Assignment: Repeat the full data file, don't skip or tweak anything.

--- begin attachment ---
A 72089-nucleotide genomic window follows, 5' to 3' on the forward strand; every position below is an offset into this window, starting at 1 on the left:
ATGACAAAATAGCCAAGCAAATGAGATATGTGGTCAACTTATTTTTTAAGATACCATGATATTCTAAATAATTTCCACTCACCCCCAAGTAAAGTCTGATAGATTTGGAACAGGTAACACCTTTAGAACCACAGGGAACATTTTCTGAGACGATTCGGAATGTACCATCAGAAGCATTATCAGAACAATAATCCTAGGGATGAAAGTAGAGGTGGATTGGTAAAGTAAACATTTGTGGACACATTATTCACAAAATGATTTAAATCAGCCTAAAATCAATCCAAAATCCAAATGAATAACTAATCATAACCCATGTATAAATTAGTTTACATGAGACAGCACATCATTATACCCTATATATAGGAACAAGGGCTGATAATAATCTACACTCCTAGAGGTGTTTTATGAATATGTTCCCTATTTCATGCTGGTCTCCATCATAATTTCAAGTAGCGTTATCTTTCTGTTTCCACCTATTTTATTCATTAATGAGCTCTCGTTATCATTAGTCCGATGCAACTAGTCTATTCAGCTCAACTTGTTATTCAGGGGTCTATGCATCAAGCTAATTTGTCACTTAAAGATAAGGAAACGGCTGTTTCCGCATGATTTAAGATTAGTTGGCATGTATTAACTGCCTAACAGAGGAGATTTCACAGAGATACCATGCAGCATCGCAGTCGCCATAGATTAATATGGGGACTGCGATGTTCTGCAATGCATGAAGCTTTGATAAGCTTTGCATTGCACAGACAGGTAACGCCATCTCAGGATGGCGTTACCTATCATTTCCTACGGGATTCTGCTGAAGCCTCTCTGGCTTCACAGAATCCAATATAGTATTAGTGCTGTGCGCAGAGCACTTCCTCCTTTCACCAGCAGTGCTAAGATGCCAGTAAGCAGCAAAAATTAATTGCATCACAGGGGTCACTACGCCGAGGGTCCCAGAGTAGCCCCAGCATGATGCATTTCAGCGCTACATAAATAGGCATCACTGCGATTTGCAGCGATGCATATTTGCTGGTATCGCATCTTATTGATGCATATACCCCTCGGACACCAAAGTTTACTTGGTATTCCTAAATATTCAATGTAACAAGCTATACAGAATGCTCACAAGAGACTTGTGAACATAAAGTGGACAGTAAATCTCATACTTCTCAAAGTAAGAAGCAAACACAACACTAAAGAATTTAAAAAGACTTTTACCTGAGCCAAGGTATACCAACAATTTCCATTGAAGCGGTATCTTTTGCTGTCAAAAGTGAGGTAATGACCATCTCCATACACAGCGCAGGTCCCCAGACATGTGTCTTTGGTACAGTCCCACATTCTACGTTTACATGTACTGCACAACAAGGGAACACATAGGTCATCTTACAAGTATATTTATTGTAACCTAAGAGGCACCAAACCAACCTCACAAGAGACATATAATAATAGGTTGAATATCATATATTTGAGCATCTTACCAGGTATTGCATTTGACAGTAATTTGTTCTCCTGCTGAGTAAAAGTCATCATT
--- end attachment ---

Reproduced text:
A 72089-nucleotide genomic window follows, 5' to 3' on the forward strand; every position below is an offset into this window, starting at 1 on the left:
ATGACAAAATAGCCAAGCAAATGAGATATGTGGTCAACTTATTTTTTAAGATACCATGATATTCTAAATAATTTCCACTCACCCCCAAGTAAAGTCTGATAGATTTGGAACAGGTAACACCTTTAGAACCACAGGGAACATTTTCTGAGACGATTCGGAATGTACCATCAGAAGCATTATCAGAACAATAATCCTAGGGATGAAAGTAGAGGTGGATTGGTAAAGTAAACATTTGTGGACACATTATTCACAAAATGATTTAAATCAGCCTAAAATCAATCCAAAATCCAAATGAATAACTAATCATAACCCATGTATAAATTAGTTTACATGAGACAGCACATCATTATACCCTATATATAGGAACAAGGGCTGATAATAATCTACACTCCTAGAGGTGTTTTATGAATATGTTCCCTATTTCATGCTGGTCTCCATCATAATTTCAAGTAGCGTTATCTTTCTGTTTCCACCTATTTTATTCATTAATGAGCTCTCGTTATCATTAGTCCGATGCAACTAGTCTATTCAGCTCAACTTGTTATTCAGGGGTCTATGCATCAAGCTAATTTGTCACTTAAAGATAAGGAAACGGCTGTTTCCGCATGATTTAAGATTAGTTGGCATGTATTAACTGCCTAACAGAGGAGATTTCACAGAGATACCATGCAGCATCGCAGTCGCCATAGATTAATATGGGGACTGCGATGTTCTGCAATGCATGAAGCTTTGATAAGCTTTGCATTGCACAGACAGGTAACGCCATCTCAGGATGGCGTTACCTATCATTTCCTACGGGATTCTGCTGAAGCCTCTCTGGCTTCACAGAATCCAATATAGTATTAGTGCTGTGCGCAGAGCACTTCCTCCTTTCACCAGCAGTGCTAAGATGCCAGTAAGCAGCAAAAATTAATTGCATCACAGGGGTCACTACGCCGAGGGTCCCAGAGTAGCCCCAGCATGATGCATTTCAGCGCTACATAAATAGGCATCACTGCGATTTGCAGCGATGCATATTTGCTGGTATCGCATCTTATTGATGCATATACCCCTCGGACACCAAAGTTTACTTGGTATTCCTAAATATTCAATGTAACAAGCTATACAGAATGCTCACAAGAGACTTGTGAACATAAAGTGGACAGTAAATCTCATACTTCTCAAAGTAAGAAGCAAACACAACACTAAAGAATTTAAAAAGACTTTTACCTGAGCCAAGGTATACCAACAATTTCCATTGAAGCGGTATCTTTTGCTGTCAAAAGTGAGGTAATGACCATCTCCATACACAGCGCAGGTCCCCAGACATGTGTCTTTGGTACAGTCCCACATTCTACGTTTACATGTACTGCACAACAAGGGAACACATAGGTCATCTTACAAGTATATTTATTGTAACCTAAGAGGCACCAAACCAACCTCACAAGAGACATATAATAATAGGTTGAATATCATATATTTGAGCATCTTACCAGGTATTGCATTTGACAGTAATTTGTTCTCCTGCTGAGTAAAAGTCATCATT